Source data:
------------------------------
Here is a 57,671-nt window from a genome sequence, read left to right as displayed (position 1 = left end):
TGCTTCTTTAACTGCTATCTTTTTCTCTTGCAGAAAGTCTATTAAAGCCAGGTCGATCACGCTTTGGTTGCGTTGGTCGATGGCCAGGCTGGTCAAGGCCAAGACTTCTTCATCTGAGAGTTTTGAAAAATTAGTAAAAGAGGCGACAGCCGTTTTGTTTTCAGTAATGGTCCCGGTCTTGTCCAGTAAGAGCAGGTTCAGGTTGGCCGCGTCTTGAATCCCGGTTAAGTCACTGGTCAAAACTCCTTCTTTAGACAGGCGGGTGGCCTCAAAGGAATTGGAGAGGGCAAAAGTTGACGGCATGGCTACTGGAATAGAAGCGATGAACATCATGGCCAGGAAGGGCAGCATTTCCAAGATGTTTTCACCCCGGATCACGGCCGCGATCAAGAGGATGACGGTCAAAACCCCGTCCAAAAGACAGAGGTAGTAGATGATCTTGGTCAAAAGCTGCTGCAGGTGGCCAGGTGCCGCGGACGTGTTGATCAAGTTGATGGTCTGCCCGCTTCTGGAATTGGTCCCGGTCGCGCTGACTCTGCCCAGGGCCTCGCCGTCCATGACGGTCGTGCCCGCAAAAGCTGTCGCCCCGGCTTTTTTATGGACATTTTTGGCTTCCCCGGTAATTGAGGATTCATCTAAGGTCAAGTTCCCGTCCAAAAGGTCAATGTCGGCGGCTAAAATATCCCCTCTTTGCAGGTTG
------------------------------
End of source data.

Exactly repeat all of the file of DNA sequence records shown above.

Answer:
Here is a 57,671-nt window from a genome sequence, read left to right as displayed (position 1 = left end):
TGCTTCTTTAACTGCTATCTTTTTCTCTTGCAGAAAGTCTATTAAAGCCAGGTCGATCACGCTTTGGTTGCGTTGGTCGATGGCCAGGCTGGTCAAGGCCAAGACTTCTTCATCTGAGAGTTTTGAAAAATTAGTAAAAGAGGCGACAGCCGTTTTGTTTTCAGTAATGGTCCCGGTCTTGTCCAGTAAGAGCAGGTTCAGGTTGGCCGCGTCTTGAATCCCGGTTAAGTCACTGGTCAAAACTCCTTCTTTAGACAGGCGGGTGGCCTCAAAGGAATTGGAGAGGGCAAAAGTTGACGGCATGGCTACTGGAATAGAAGCGATGAACATCATGGCCAGGAAGGGCAGCATTTCCAAGATGTTTTCACCCCGGATCACGGCCGCGATCAAGAGGATGACGGTCAAAACCCCGTCCAAAAGACAGAGGTAGTAGATGATCTTGGTCAAAAGCTGCTGCAGGTGGCCAGGTGCCGCGGACGTGTTGATCAAGTTGATGGTCTGCCCGCTTCTGGAATTGGTCCCGGTCGCGCTGACTCTGCCCAGGGCCTCGCCGTCCATGACGGTCGTGCCCGCAAAAGCTGTCGCCCCGGCTTTTTTATGGACATTTTTGGCTTCCCCGGTAATTGAGGATTCATCTAAGGTCAAGTTCCCGTCCAAAAGGTCAATGTCGGCGGCTAAAATATCCCCTCTTTGCAGGTTG